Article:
The organic acids are basically organic compounds with one or more carboxyl groups in them. These include saturated straight-chain monocarboxylic acids (C1–C18) and their respective derivatives, such as unsaturated (cinnamic, sorbic), hydroxylic (citric, lactic), phenolic (benzoic, cinnamic, salicylic) and multi carboxylic (azelaic, citric, succinic) acids (Cherrington et al.,1991), with a general molecular structure of R-COOH, where R represents the monovalent functional group. These acids are commonly referred to as short-chain fatty acids, volatile fatty acids or weak carboxylic acids.
Citric acid and its salt
Citric acid/salts (CA) are the most investigated organic acid in aquaculture for the purpose of growth and immune. Numerous studies have reported that citric acid can improve growth, feed utilization and mineral availability, particularly phosphorus(P) in various fish species. Fishes supplemented with citric acid observed are a red drum, Sciaenopsocellatus tends to lower the pH of diets and stomach contents and rainbow trout, Oncorhynchus mykiss has been observed to improve weight gain, feed efficiency, protein efficiency ratio and enhance digestive enzyme activities (Castillo et al., 2014). Hernandez et al. (2012) fed CA to Huso huso observed an improved growth, SGR, FCR, phosphorus absorption/retention reduced P load to the environment. Addition of CA in feed resulted in improved weight gain, SGR, PER, and FCR and also apparent protein, Ca and P digestibility in yellowtail, Seriolaquinqu eradiate (Khajepour and Hosseini, 2012). Likewise, Oreochromis niloticus, Oreochromis aureus increased the activities of protease and amylase in the digestive tract and did not affect lipase activities on the addition of citric acid to the diet (Li et al., 2009).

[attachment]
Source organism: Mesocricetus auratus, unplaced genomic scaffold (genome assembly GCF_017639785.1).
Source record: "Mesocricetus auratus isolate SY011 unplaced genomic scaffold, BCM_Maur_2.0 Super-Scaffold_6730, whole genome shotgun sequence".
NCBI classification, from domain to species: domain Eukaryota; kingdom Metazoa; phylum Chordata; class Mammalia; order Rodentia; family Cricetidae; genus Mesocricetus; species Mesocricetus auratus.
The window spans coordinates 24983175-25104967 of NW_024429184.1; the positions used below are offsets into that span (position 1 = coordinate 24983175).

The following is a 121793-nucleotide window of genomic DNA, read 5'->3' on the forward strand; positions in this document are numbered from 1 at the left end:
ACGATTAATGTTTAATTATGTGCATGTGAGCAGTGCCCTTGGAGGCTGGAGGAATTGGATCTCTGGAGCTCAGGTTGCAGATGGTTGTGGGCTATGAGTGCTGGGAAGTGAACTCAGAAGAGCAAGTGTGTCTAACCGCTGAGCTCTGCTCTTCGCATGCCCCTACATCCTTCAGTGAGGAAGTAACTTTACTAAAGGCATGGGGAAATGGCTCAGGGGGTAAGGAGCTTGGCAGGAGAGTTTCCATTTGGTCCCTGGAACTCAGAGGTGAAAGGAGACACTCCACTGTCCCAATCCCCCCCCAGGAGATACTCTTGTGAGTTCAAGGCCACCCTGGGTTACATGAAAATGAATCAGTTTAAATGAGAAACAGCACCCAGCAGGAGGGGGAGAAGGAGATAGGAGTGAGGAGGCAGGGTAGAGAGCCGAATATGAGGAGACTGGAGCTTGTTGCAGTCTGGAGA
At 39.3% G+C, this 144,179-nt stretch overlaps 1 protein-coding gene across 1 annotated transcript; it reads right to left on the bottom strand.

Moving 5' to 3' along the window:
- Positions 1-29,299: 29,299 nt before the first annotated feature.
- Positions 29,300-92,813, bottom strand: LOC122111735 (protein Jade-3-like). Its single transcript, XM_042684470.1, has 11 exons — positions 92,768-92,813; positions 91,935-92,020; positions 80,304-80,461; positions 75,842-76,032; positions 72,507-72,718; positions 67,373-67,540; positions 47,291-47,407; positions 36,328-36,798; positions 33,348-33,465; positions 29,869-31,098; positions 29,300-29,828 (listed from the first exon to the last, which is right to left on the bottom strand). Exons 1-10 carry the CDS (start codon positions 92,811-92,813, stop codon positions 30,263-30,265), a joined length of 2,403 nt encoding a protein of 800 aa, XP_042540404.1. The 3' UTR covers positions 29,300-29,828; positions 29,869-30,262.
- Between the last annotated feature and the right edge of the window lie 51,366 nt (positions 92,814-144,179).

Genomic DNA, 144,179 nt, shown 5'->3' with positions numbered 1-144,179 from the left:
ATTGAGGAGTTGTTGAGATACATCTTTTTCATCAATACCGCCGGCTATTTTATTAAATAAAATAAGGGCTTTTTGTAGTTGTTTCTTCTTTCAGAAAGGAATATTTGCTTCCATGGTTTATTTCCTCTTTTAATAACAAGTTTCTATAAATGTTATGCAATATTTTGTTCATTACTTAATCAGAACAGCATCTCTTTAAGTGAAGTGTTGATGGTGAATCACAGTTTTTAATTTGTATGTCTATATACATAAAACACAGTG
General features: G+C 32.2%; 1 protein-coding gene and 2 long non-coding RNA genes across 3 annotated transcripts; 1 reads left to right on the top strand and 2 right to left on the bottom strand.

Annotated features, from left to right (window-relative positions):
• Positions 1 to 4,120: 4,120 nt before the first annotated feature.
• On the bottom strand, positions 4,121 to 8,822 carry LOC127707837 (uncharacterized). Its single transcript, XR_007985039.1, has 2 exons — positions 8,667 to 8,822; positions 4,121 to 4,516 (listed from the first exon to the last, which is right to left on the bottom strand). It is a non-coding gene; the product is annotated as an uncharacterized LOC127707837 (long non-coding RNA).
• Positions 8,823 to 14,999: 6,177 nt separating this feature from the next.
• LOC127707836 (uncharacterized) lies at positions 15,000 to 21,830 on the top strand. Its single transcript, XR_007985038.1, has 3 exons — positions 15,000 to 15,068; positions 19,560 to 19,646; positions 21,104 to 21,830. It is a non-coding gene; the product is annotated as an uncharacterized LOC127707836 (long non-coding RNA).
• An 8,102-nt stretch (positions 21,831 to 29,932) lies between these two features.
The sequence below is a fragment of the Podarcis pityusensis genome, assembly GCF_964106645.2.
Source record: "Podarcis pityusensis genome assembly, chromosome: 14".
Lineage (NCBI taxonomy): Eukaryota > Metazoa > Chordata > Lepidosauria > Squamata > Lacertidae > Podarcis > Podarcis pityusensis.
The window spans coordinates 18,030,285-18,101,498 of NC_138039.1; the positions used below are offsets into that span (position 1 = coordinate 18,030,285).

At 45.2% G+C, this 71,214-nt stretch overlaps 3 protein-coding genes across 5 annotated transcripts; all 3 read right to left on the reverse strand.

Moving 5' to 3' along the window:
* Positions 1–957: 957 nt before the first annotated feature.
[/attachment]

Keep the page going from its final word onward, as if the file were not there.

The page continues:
Lactic acids or their salts.
Use of lactic acid (LA) as a feed additive to rainbow trout, Oncorhynchus mykiss resulted in increased in bone Zn. Red sea bream, Pagrus major improved in the absorption of P but not in weight gain and feed utilization (Hossain et al., 2007). Ca-lactate supplemented with LA improved in growth and survival (Pandey and Satoh, 2008). Castillo et al. (2014) fed LA for red drum, Sciaenopsocellatus resulted in lowering the pH of the stomach contents, depressed growth performance at 30 g /kg diet and had no effects on body indices and composition.